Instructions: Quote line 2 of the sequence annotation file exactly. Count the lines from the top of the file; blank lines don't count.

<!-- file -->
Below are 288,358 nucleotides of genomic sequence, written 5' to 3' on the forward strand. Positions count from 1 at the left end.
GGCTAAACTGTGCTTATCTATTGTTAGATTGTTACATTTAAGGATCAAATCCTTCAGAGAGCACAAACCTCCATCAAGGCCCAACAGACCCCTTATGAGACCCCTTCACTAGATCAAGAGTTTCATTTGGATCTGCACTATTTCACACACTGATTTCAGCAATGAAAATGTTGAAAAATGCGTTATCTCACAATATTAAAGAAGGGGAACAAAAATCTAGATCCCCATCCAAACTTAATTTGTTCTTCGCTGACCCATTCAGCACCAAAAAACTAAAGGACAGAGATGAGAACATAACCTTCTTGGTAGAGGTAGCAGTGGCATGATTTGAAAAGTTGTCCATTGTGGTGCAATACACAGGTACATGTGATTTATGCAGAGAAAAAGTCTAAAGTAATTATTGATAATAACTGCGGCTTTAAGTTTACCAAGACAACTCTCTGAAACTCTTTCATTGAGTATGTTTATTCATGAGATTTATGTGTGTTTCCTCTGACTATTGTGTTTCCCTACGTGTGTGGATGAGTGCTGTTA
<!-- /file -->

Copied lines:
GGCTAAACTGTGCTTATCTATTGTTAGATTGTTACATTTAAGGATCAAATCCTTCAGAGAGCACAAACCTCCATCAAGGCCCAACAGACCCCTTATGAGACCCCTTCACTAGATCAAGAGTTTCATTTGGATCTGCACTATTTCACACACTGATTTCAGCAATGAAAATGTTGAAAAATGCGTTATCTCACAATATTAAAGAAGGGGAACAAAAATCTAGATCCCCATCCAAACTTAATTTGTTCTTCGCTGACCCATTCAGCACCAAAAAACTAAAGGACAGAGATGAGAACATAACCTTCTTGGTAGAGGTAGCAGTGGCATGATTTGAAAAGTTGTCCATTGTGGTGCAATACACAGGTACATGTGATTTATGCAGAGAAAAAGTCTAAAGTAATTATTGATAATAACTGCGGCTTTAAGTTTACCAAGACAACTCTCTGAAACTCTTTCATTGAGTATGTTTATTCATGAGATTTATGTGTGTTTCCTCTGACTATTGTGTTTCCCTACGTGTGTGGATGAGTGCTGTTA